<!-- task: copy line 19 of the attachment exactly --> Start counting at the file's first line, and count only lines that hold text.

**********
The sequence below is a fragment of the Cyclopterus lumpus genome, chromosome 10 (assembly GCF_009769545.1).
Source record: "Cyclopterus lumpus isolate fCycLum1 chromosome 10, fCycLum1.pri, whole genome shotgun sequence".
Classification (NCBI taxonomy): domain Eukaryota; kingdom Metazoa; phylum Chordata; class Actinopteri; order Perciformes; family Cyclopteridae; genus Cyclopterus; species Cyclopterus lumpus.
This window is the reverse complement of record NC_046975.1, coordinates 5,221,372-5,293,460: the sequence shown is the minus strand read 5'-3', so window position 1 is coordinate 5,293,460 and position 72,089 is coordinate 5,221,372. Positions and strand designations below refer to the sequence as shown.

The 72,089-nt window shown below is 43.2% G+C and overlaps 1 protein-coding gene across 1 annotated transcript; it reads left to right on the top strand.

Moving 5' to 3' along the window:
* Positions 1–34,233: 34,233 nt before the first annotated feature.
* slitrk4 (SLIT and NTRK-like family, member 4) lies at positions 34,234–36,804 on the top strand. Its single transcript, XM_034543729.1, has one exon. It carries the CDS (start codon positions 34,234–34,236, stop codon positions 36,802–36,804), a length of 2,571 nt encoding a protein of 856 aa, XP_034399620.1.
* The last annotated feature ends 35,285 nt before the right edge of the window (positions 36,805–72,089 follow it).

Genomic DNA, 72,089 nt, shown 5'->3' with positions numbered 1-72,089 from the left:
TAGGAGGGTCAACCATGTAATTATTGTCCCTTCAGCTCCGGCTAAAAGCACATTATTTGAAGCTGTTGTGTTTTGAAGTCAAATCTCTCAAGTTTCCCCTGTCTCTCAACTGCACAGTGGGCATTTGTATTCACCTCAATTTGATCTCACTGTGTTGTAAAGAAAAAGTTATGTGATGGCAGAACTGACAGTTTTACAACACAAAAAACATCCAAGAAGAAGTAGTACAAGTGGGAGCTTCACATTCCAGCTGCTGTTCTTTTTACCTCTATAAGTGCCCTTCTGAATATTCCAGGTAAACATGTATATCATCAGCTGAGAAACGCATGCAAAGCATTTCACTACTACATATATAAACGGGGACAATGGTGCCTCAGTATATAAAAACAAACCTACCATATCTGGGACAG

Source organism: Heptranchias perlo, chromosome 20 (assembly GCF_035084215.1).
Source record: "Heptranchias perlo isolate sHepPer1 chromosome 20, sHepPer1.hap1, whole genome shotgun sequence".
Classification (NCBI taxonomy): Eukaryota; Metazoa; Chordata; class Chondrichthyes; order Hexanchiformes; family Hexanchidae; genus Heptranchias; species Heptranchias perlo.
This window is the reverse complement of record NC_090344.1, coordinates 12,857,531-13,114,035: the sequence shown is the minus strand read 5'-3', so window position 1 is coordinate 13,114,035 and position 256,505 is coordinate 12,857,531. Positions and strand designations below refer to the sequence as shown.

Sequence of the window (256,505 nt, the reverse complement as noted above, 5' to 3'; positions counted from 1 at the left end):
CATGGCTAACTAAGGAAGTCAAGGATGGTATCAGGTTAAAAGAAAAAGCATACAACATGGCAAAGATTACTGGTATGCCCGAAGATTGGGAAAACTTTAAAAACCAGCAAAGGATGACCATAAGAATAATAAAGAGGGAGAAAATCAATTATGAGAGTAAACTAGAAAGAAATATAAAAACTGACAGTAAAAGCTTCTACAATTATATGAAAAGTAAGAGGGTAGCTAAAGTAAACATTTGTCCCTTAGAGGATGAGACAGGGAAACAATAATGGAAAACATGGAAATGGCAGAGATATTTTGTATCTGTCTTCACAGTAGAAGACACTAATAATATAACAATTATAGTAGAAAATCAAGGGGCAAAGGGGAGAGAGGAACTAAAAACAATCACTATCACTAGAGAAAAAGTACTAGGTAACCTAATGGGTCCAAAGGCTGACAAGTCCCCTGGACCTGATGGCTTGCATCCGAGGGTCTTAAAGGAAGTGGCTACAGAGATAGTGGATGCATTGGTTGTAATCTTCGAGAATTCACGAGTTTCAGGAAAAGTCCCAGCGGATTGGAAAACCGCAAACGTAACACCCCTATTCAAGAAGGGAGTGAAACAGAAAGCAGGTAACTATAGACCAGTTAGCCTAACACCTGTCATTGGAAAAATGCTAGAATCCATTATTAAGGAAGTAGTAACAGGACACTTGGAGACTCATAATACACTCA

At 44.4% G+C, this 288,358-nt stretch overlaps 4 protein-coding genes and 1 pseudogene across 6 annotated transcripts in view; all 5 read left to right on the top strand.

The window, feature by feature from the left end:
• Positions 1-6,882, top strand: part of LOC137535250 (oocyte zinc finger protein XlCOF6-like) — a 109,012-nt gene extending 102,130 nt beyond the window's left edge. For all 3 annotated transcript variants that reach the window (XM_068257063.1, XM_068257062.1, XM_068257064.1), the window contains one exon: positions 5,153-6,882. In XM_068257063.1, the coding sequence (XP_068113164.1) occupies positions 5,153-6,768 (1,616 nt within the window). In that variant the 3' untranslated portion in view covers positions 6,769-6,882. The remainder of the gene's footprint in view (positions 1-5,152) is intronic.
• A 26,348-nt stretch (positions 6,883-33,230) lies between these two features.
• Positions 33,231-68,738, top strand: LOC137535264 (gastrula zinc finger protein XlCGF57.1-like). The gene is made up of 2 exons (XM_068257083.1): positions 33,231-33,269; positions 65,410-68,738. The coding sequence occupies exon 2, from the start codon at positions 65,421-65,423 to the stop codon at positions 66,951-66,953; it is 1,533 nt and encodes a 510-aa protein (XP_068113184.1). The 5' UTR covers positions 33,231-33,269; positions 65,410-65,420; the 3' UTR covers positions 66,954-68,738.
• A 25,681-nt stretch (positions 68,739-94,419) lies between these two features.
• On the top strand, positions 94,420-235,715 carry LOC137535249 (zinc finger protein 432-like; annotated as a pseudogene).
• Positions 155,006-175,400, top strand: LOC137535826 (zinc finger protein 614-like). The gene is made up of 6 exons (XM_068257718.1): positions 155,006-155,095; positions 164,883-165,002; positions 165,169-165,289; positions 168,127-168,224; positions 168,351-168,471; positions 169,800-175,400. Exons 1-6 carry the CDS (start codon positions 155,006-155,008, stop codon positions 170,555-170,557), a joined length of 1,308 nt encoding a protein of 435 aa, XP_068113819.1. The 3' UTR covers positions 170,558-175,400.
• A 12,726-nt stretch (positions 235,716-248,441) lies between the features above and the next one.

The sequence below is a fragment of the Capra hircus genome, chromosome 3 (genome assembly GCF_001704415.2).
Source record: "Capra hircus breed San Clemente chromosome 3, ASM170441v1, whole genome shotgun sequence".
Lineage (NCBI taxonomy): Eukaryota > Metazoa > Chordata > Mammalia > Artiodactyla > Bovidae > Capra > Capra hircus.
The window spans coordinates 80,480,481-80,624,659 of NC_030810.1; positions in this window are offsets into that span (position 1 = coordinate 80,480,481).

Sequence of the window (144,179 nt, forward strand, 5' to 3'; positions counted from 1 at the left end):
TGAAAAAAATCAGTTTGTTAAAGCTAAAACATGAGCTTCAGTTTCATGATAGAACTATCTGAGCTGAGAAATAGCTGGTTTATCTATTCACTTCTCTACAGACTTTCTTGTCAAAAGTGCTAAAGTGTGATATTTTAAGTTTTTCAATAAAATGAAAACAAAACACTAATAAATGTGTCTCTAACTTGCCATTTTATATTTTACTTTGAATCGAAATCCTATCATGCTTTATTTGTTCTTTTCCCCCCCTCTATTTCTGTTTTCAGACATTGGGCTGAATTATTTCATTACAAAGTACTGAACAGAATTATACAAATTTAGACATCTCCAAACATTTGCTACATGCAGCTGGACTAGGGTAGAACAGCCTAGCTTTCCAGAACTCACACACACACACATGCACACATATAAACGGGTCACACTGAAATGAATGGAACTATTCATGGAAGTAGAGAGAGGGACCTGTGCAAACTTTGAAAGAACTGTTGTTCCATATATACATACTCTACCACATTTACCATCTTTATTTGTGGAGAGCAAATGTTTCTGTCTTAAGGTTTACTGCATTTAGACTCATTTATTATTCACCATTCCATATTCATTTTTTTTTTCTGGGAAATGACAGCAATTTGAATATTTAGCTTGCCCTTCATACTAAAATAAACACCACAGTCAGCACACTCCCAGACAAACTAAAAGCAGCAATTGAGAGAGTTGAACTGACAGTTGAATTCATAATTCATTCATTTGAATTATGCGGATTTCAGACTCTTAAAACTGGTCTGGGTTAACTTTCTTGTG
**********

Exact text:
The window, feature by feature from the left end: